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Purdue Pharma, maker of OxyContin, to stay in business despite bankruptcy file

WATCH ABOVE: Purdue files for bankruptcy

A judge cleared the way Tuesday for OxyContin maker Purdue Pharma to stay in business while it pursues bankruptcy protection and settlement of more than 2,600 lawsuits filed against it in a reckoning over the opioid crisis.

At the first court hearing since the Chapter 11 filing late Sunday, Purdue lawyers secured permission for the multibillion-dollar company based in Stamford, Connecticut, to maintain business as usual — paying employees and vendors, supplying pills to distributors, and keeping current on taxes and insurance.

READ MORE: Family behind OxyContin secretly wired $1 billion to themselves, New York finds

The continued viability of Purdue is a key component of the company’s settlement offer, which could be worth up to US$12 billion over time.

Under the proposal, backed by about half the states, the Sackler family, which owns Purdue, would turn the company, its assets and more than US$1 billion in cash reserves over to a trust controlled by the very entities suing it.

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Purdue Pharma’s Sackler family accused of hiding assets
Purdue Pharma’s Sackler family accused of hiding assets

The Sacklers have also agreed to pay a minimum of US$3 billion of their own money to the settlement over seven years, as well as up to US$1.5 billion more in proceeds from the planned sale of their non-U.S. pharmaceutical companies.

“This is a highly unusual case in that the debtors have pledged to turn over their business to the claimants,” U.S. Bankruptcy Judge Robert Drain said. “All of the claimants, in essence, have the same interest in maximizing the value of the business and avoiding immediate and irreparable harm.”

Joe Rice, a lawyer for some of the plaintiffs, estimated it could be more than a year before the bankruptcy and settlement are finalized.

“This is not a sprint. We’ve got a little bit of a marathon here,” he said after the three-hour hearing in New York City’s northern suburbs.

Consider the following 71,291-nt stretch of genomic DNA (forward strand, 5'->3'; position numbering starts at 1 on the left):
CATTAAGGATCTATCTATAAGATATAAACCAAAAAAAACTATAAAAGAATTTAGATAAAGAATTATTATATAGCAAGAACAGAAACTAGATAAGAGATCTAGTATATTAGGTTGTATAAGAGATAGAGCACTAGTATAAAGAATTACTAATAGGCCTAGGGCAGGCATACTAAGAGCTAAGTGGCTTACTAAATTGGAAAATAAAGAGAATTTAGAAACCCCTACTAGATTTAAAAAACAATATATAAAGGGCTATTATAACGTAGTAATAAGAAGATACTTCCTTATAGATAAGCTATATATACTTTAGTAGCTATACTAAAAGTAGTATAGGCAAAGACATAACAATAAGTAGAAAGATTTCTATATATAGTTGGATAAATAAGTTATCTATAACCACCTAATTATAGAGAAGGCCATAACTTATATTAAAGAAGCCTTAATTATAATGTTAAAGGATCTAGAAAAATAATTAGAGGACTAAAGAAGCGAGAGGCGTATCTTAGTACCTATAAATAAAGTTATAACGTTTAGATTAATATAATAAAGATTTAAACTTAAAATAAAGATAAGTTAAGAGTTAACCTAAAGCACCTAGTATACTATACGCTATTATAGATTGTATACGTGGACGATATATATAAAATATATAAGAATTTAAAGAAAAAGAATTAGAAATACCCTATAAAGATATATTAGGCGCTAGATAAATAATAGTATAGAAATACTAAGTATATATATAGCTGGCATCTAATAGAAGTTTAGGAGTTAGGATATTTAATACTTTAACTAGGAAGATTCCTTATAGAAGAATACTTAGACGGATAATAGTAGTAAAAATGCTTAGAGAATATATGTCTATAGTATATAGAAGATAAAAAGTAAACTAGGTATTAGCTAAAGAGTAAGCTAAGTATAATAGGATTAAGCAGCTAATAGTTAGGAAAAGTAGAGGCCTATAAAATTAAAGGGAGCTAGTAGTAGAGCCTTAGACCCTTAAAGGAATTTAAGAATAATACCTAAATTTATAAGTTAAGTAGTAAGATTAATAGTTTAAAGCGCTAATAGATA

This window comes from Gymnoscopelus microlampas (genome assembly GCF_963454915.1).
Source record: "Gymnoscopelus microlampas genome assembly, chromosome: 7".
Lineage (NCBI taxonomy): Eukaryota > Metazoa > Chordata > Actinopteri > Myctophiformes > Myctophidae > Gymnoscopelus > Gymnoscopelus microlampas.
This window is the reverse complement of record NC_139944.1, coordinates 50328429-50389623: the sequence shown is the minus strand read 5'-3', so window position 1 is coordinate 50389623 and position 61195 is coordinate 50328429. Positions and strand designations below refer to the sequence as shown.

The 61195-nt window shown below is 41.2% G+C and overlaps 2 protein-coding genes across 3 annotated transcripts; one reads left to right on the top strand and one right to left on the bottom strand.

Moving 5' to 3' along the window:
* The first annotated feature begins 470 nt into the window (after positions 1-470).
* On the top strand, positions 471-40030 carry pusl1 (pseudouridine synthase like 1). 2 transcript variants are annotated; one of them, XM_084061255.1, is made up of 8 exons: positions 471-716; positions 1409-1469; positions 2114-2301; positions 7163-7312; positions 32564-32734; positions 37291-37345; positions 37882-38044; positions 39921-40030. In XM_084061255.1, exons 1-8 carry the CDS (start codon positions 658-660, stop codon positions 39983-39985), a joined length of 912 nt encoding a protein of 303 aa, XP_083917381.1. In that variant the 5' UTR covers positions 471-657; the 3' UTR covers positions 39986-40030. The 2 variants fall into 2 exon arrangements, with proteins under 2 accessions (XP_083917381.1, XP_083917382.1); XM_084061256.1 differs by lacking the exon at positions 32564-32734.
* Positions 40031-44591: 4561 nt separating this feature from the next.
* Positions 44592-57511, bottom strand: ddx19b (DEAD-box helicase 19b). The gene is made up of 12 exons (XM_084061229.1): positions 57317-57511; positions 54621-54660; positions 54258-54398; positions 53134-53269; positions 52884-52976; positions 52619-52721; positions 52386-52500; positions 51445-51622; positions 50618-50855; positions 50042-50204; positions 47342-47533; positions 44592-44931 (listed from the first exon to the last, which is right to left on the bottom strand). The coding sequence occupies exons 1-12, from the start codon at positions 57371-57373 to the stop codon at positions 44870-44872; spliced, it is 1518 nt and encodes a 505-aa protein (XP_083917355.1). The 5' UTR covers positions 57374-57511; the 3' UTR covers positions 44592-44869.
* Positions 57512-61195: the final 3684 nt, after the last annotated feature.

READ MORE: U.S. settlement won’t end B.C. lawsuit against Purdue Pharma, says province’s attorney general

Purdue’s bankruptcy filing has effectively frozen all litigation against the company, which its lawyers said has been spending more than US$250 million a year on legal and professional fees, but it has not stopped lawsuits against the Sacklers from moving forward.

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New York Attorney General Letitia James, who is suing the Sacklers and opposes the proposed settlement, said last week that her office found that members of the family used Swiss and other accounts to transfer US$1 billion to themselves.

Purdue lawyer Marshall Huebner said he hoped states that are opposed to the proposed settlement could be persuaded to change their positions.

“It is, in essence, America itself that stands to benefit or lose from the success or failure of these reorganization proceedings,” Huebner said.

READ MORE: Purdue Pharma, maker of opioid painkiller OxyContin, files for bankruptcy

None of the Sacklers attended the hearing, but the family name did come up several times as Purdue lawyers declared that they wouldn’t benefit from any steps taken Tuesday to keep the company in business.

As the bankruptcy unfolds, Purdue will continue to pay its approximately 700 employees under preexisting salary structures.

No member of the Sackler family is an employee and none will receive payments, Purdue lawyer Eli Vonnegut said.

Because of commitments Purdue made before the bankruptcy filing, the company will pay sign-on bonuses to five employees and retention bonuses to about 100 employees. The company agreed to hold off on seeking to continue other bonus plans, such as incentive bonuses.

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Drain, the judge, also allowed the company to continue covering legal fees for current and former employees, which Vonnegut estimated wouldn’t exceed US$1.5 million per month. The company stopped covering legal fees for members of the family on March 1, he said.

“We swear up and down that no payments will go to the Sacklers,” Vonnegut said.

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Purdue lawyers argued that the sign-on and retention bonuses were vital to attracting and keeping top talent in a tumultuous time for the company. Covering employee legal fees is important to morale and sends a strong signal that the company backs the people who work for it, the lawyers said.

Bankruptcy trustee Paul Schwartzberg objected, saying the bonuses went “way beyond” normal compensation and were padding the pockets of employees who already make upward of US$300,000 a year.

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